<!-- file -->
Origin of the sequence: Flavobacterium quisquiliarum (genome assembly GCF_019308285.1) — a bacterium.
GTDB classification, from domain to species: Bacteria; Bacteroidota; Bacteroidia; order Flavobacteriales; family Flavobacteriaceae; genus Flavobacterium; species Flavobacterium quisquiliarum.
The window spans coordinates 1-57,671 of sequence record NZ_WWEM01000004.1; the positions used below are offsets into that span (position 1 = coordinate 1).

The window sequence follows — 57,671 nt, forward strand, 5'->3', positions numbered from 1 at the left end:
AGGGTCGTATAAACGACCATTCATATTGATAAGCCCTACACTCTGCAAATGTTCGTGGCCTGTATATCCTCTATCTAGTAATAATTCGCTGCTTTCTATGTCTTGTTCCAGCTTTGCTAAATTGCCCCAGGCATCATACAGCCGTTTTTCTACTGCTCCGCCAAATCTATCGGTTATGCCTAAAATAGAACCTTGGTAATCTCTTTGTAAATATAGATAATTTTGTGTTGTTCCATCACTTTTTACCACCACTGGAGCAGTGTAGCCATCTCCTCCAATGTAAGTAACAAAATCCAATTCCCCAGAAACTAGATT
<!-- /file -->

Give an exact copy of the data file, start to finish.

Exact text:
Origin of the sequence: Flavobacterium quisquiliarum (genome assembly GCF_019308285.1) — a bacterium.
GTDB classification, from domain to species: Bacteria; Bacteroidota; Bacteroidia; order Flavobacteriales; family Flavobacteriaceae; genus Flavobacterium; species Flavobacterium quisquiliarum.
The window spans coordinates 1-57,671 of sequence record NZ_WWEM01000004.1; the positions used below are offsets into that span (position 1 = coordinate 1).

The window sequence follows — 57,671 nt, forward strand, 5'->3', positions numbered from 1 at the left end:
AGGGTCGTATAAACGACCATTCATATTGATAAGCCCTACACTCTGCAAATGTTCGTGGCCTGTATATCCTCTATCTAGTAATAATTCGCTGCTTTCTATGTCTTGTTCCAGCTTTGCTAAATTGCCCCAGGCATCATACAGCCGTTTTTCTACTGCTCCGCCAAATCTATCGGTTATGCCTAAAATAGAACCTTGGTAATCTCTTTGTAAATATAGATAATTTTGTGTTGTTCCATCACTTTTTACCACCACTGGAGCAGTGTAGCCATCTCCTCCAATGTAAGTAACAAAATCCAATTCCCCAGAAACTAGATT